Info Favorites Register Log in
myArmoury.com Discussion Forums

Forum index Memberlist Usergroups Spotlight Topics Search
Forum Index > Historical Arms Talk > Any idea what kind of sword this is? Reply to topic
This is a standard topic  
Author Message
Aaron Pontin




Location: Maine
Joined: 12 Mar 2011

Posts: 3

PostPosted: Sat 12 Mar, 2011 8:55 pm    Post subject: Any idea what kind of sword this is?         Reply with quote

Markings are LW with some sort of symbol and then 15. Then on the underside of the hilt is marked the following: LFM 45 484.

I've included some pics below. This sword/bayonet has a blade that is roughly 15 inches in length and is quite thick.

Any help would be most appreciated.


View user's profile Send private message
Sa'ar Nudel




Location: Haifa, Israel
Joined: 02 Dec 2005
Likes: 16 pages

Posts: 354

PostPosted: Sun 13 Mar, 2011 6:41 am    Post subject:         Reply with quote

This is an Austro-Hungarian military issue of WWI, pioneer's M1915 side arm or short sword.
Curator of Beit Ussishkin, regional nature & history museum, Upper Galilee.
View user's profile Send private message Visit poster's website
Aaron Pontin




Location: Maine
Joined: 12 Mar 2011

Posts: 3

PostPosted: Sun 13 Mar, 2011 9:03 am    Post subject: Wow         Reply with quote

Thank you so much for identifying this tool. And it seems more of a tool than a weapon to me.

Any idea what the LW mark would stand for? Maker? Just curious.

Again, most appreciated. I found it in my grandfather's closet. He passed away a while back. He was a medic in WWII and saw several beach invasions. "Invasions 'R' Us" was what his company was called apparently. I wonder how he came to have this short sword.
View user's profile Send private message
Sa'ar Nudel




Location: Haifa, Israel
Joined: 02 Dec 2005
Likes: 16 pages

Posts: 354

PostPosted: Sun 13 Mar, 2011 1:59 pm    Post subject:         Reply with quote

LW do probably stand for the maker - there were several contractors as usually happens.
It is a tool, used to clear off firing posts, making saplings for the trenches - and could be employed as a fearsome weapon within the close quarters of the trenches. It may have been used also in WWII by an axis soldier and this way your grandfather got it.

Curator of Beit Ussishkin, regional nature & history museum, Upper Galilee.
View user's profile Send private message Visit poster's website
Stephane Rabier




Location: Brittany
Joined: 13 Nov 2006

Posts: 104

PostPosted: Mon 14 Mar, 2011 1:18 am    Post subject:         Reply with quote

Hi,
interesting! It looks like a bauerwehr (with no nagel), good old recipes... Wink
View user's profile Send private message
Ozsváth Árpád-István




Location: Romania
Joined: 27 Apr 2008

Posts: 131

PostPosted: Tue 15 Mar, 2011 9:46 pm    Post subject:         Reply with quote

Nice piece you have!
LW is an acceptance mark commonly found on period military equipment, especially swords: L??? Wien. This is a less common variation of the M1915 pioneer sword sometimes wrongly called M1916. The difference between this and the common M15 is the curved grip similiar to the M1853.
It was introduced during WWI to replace the more expensive and elaborated M1853 and used by the Austro-Hungarian technical troops like pioneers and sappers. For it's size it's quite heavy and clumsy, not good as a weapon neither as tool... well a small axe is better.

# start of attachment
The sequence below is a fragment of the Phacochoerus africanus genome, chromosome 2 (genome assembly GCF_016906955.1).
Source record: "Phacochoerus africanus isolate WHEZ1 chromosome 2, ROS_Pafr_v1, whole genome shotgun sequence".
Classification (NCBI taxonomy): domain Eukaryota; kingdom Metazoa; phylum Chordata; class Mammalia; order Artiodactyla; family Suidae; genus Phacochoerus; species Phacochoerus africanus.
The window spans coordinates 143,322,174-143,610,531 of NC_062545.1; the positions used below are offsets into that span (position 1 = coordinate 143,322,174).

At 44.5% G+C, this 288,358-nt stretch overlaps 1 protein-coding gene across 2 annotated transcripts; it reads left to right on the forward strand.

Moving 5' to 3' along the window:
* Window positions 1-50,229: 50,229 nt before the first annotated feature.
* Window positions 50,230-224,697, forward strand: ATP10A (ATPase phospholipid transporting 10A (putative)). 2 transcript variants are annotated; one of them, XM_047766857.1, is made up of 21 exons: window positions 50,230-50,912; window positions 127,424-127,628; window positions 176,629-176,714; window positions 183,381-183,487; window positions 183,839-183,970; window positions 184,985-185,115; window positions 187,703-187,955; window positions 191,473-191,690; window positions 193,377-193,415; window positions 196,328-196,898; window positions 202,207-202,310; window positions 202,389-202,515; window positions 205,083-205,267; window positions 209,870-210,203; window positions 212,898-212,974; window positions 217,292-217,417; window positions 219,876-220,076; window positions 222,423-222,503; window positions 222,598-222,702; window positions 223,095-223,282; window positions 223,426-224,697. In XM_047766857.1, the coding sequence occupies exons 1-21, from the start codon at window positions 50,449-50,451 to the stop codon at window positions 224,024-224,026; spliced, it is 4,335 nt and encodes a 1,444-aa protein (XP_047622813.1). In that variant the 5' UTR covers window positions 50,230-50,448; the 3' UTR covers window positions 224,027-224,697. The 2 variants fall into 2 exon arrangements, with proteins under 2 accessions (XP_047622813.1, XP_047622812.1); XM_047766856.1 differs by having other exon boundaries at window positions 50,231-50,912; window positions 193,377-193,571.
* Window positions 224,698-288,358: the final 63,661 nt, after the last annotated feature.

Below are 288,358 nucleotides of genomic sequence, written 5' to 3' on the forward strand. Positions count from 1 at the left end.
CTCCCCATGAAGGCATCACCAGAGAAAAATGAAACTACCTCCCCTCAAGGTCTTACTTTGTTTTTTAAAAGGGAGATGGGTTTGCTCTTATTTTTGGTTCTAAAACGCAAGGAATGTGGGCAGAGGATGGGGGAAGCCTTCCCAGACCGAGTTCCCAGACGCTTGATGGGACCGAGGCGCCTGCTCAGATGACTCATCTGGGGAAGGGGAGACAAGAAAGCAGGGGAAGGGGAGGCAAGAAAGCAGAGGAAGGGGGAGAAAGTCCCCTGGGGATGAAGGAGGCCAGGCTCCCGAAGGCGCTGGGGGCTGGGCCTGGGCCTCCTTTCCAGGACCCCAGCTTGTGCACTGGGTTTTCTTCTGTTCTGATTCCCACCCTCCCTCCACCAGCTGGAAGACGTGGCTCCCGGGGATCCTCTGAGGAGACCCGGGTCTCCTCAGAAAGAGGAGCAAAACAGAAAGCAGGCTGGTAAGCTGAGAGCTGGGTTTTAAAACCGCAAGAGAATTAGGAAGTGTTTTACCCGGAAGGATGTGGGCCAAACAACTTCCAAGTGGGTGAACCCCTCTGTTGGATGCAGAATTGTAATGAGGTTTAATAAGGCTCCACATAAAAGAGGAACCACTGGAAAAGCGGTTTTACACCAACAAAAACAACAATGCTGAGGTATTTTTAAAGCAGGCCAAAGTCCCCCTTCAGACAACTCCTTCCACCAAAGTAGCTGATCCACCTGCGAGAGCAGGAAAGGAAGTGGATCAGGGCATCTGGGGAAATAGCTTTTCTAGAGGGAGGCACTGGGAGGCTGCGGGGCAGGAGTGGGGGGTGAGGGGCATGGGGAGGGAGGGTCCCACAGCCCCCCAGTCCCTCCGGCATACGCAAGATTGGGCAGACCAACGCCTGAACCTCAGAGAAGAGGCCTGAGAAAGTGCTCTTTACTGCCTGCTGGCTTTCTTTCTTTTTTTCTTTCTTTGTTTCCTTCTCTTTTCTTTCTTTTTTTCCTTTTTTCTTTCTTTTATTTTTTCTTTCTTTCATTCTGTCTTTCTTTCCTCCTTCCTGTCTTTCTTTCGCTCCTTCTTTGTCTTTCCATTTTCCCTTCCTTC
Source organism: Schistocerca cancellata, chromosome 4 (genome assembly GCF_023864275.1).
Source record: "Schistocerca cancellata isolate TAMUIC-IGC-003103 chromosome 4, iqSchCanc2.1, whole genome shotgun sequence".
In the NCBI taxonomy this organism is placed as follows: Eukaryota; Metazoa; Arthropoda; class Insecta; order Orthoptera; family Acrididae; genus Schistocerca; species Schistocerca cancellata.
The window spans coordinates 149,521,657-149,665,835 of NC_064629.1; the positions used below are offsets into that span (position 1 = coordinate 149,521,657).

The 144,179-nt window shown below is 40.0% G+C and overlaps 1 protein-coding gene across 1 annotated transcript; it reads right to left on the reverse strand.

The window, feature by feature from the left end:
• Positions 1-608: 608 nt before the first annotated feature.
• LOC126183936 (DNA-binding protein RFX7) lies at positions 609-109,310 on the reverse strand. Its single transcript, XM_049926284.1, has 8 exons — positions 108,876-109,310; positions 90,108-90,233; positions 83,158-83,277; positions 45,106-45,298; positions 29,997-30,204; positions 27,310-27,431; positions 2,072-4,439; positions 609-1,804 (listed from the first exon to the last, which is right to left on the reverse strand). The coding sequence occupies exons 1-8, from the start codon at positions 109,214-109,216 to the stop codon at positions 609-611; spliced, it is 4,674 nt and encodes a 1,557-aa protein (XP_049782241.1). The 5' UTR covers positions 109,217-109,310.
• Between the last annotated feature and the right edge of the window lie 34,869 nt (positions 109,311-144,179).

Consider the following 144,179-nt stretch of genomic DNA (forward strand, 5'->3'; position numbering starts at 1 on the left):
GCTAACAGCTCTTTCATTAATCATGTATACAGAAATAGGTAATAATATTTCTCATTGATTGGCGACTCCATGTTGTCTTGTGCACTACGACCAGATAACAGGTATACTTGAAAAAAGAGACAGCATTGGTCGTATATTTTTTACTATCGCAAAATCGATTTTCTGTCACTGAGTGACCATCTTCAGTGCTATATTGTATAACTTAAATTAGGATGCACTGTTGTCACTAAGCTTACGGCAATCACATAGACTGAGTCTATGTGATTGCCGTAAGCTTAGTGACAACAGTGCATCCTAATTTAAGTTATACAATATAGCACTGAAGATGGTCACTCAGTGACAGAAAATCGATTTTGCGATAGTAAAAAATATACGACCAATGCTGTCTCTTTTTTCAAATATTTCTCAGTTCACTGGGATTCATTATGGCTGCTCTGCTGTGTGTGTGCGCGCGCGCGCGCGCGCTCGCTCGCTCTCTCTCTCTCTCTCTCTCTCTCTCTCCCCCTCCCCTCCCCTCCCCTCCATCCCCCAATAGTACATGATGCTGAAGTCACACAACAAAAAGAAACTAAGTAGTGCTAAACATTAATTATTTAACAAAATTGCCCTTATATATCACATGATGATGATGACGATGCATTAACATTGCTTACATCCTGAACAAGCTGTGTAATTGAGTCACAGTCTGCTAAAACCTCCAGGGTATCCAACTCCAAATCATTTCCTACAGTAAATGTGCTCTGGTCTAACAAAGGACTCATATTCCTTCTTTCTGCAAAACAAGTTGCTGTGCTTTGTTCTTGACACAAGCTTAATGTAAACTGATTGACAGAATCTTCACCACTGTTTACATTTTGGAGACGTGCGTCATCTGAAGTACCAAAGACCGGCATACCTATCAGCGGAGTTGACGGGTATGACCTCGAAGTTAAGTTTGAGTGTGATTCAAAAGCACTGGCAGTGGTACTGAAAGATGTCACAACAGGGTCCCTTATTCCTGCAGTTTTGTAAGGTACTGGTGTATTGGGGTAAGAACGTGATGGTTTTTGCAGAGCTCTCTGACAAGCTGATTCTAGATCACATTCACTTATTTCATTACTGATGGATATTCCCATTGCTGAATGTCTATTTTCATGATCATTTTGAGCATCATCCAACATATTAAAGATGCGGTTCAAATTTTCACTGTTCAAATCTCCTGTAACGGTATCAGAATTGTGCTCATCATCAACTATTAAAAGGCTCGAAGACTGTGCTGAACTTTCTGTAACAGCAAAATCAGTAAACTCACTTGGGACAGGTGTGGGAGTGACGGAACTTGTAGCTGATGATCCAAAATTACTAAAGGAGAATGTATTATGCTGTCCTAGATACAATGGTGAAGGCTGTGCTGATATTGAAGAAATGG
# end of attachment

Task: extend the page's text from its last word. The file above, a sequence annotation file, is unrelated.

The makers mark should be on the other side of the ricasso, but there are several unmarked pieces. The most common makers are: Zeitler - Wien, R - Rasicka(?), SR with cross - Simon Redtenbacher, Zelinka - Budapest. The LFM it's an unit marking, not sure what it means, but someting like Landfeldm....
Many of my ancestors served in the A-H army, so I have a small collection of period items.
View user's profile Send private message Send e-mail
Aaron Pontin




Location: Maine
Joined: 12 Mar 2011

Posts: 3

PostPosted: Wed 16 Mar, 2011 3:39 am    Post subject: Hmm...         Reply with quote

Yeah, I looked over the short sword again. It really only has LFM45 underneath the guard with a 484 stamped underneath the LFM 45.

Then on the blade, it has LW w/what looks to be an eagle crest with 15 stamped after.

I looked at some examples on line that have different markings than the one I have. It's such a brute of a weapon, I must say. It's primitive and the thickness of the blade amazes me. I have been unable to find a pic on line with the same markings as the one I have. I guess that doesn't mean it's rare or anything, but still has me a little curious.

Thanks!
View user's profile Send private message
Ozsváth Árpád-István




Location: Romania
Joined: 27 Apr 2008

Posts: 131

PostPosted: Wed 16 Mar, 2011 9:15 am    Post subject:         Reply with quote

Well, the blade is very sturdy, about 7 mm thick and you can literally split bricks without any damage to the blade. The quality differs from maker to maker.
Nothing special with the markings, the LW is a very common austrian acceptance mark and the unit marking depends on the military unit in which it was used. Ex. FHR 23 = 23th Feldhowitzerregiment. The other 3 cyphers form a serial number to keep evidence of the weapon.
View user's profile Send private message Send e-mail


Display posts from previous:   
Forum Index > Historical Arms Talk > Any idea what kind of sword this is?
Page 1 of 1 Reply to topic
All times are GMT - 8 Hours

View previous topic :: View next topic
Jump to:  
You cannot post new topics in this forum
You cannot reply to topics in this forum
You cannot edit your posts in this forum
You cannot delete your posts in this forum
You cannot vote in polls in this forum
You cannot attach files in this forum
You can download files in this forum






All contents © Copyright 2003-2018 myArmoury.com — All rights reserved
Discussion forums powered by phpBB © The phpBB Group
Switch to the Basic Low-bandwidth Version of the forum